Two people are dead and two others, including an 8-year-old boy, are seriously injured in a crash on Highway 63 south of Fort McMurray, Alta.
"It wasn't a problem with the vehicle and it wasn't a problem with the road or anything like that," said Sgt. Kevin McGillivray with Boyle RCMP.
"The collision was caused by one of the drivers not adhering to the rules of the road."
McGillivray says one vehicle was hit while making a left turn onto the highway from Township Road 720, 1 kilometre north of Wandering River.
The 52-year-old woman turning onto the highway died at the scene and a boy in the vehicle was airlifted to the Stollery Children's Hospital in Edmonton.
A man, 28, in the other vehicle was also killed while the male driver, 26, was taken by ground ambulance to Lac La Biche with life-threatening-injuries.
He was later also flown to an Edmonton hospital.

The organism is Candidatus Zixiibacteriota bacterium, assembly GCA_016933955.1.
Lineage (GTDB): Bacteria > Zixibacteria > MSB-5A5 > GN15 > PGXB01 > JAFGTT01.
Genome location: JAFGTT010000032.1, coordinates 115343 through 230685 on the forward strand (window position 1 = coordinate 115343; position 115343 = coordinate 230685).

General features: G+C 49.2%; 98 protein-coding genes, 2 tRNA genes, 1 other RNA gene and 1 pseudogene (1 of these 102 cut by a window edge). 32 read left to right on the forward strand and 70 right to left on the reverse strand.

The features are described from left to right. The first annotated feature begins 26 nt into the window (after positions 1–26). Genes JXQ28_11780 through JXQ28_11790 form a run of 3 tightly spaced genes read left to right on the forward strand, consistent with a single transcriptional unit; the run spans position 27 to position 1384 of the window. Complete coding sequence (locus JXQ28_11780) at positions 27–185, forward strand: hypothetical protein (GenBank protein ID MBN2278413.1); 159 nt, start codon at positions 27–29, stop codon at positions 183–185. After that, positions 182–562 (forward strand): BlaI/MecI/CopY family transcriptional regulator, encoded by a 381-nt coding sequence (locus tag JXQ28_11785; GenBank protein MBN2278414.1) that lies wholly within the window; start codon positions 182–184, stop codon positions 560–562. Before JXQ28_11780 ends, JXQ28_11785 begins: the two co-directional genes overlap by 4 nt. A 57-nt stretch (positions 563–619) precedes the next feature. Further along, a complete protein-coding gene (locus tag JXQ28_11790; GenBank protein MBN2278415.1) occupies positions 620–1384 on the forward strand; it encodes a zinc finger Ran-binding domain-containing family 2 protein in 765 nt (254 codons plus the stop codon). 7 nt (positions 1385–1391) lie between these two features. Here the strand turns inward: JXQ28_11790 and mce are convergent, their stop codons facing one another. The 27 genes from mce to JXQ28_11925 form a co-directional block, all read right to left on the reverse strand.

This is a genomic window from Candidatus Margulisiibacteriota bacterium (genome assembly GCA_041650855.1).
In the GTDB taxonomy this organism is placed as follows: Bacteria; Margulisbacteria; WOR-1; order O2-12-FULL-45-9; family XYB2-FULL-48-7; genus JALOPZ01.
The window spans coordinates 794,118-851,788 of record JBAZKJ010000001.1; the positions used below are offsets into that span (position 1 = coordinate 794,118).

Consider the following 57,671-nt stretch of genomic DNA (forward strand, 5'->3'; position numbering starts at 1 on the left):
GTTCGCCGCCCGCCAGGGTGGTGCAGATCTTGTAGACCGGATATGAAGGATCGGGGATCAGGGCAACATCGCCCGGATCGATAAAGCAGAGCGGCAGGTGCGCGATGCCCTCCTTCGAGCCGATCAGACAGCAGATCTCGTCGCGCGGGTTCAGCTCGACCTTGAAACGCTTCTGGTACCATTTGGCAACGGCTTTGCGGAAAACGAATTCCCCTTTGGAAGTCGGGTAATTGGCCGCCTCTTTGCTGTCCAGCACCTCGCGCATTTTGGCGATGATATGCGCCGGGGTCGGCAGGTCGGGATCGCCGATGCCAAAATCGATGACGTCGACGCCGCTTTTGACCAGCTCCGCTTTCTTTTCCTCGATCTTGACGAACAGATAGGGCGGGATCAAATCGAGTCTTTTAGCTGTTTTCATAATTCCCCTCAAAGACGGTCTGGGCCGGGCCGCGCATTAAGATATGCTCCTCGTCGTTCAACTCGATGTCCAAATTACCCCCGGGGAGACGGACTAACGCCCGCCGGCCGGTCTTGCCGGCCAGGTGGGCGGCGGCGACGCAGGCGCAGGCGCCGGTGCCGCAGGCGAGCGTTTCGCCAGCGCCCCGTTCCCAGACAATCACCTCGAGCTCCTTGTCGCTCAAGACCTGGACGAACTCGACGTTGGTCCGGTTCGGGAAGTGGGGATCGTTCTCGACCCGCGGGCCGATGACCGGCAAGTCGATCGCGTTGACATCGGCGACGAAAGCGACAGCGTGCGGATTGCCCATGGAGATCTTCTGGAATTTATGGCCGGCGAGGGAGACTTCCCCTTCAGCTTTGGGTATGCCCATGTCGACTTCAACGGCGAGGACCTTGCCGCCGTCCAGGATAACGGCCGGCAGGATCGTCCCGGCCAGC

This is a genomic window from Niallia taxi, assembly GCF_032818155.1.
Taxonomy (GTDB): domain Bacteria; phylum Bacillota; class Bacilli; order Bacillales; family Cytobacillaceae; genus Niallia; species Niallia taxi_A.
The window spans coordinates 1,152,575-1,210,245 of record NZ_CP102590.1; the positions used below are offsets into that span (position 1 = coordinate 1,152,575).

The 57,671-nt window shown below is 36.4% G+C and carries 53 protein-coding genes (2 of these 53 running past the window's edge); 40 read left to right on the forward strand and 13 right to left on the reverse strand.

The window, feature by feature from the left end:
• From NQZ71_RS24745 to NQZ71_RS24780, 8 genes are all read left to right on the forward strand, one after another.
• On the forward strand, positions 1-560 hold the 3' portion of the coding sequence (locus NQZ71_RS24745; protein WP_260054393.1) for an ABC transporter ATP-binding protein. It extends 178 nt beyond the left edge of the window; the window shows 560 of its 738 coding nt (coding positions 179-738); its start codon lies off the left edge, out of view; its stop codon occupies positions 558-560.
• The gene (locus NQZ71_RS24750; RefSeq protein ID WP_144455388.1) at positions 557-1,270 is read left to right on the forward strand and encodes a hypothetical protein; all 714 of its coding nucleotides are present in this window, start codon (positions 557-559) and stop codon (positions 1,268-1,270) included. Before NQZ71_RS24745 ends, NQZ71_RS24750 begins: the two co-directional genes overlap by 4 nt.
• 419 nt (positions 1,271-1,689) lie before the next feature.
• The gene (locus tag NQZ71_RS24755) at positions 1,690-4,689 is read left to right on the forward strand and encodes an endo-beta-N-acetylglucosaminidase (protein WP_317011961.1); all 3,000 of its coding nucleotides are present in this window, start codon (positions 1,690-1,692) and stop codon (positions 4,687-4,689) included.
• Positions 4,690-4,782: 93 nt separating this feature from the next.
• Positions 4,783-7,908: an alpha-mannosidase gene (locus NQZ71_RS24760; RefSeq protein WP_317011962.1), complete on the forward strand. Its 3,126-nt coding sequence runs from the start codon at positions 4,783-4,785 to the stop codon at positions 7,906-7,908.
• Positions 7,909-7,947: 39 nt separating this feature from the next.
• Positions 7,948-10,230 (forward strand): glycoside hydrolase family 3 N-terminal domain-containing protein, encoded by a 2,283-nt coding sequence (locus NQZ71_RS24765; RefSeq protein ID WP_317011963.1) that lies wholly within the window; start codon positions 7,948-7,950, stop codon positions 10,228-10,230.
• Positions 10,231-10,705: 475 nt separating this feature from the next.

RCMP says no other people were in the vehicles. Alcohol and speed are not thought to be factors in the crash.
Driver behaviour needs to change: resident
The fatal crash comes on the same day as a safety event in Fort McMurray, partially aimed at promoting highway safety.
There have been calls to twin Highway 63 for years, reaching a high point this year after a crash killed seven people not far from Wandering River.
The Alberta government has promised to fast-track twinning of the highway, and appointed Fort McMurray-Wood Buffalo MLA Mike Allen as special advisor on the project.
"The community is simply in awe and deeply saddened … by another tragedy on Highway 63," Allen said.
"We're moving forward as fast as we can."
Allen says the province has added better signage along the highway and is in the process of building two new passing lanes.
He says they're also extending six existing passing lanes and hope to twin half the highway by 2015.
Theresa Wells, a Fort McMurray blogger who has been vocal about the need to improve the highway, says the government response has been encouraging.
"I think we have made some progress, and I think it's been some pretty rapid progress," she said.
Wells says while twinning the highway is important, more needs to be done to change the behaviour of drivers.
She says it's still too early to tell if Sunday’s crash could have been prevented with highway improvements.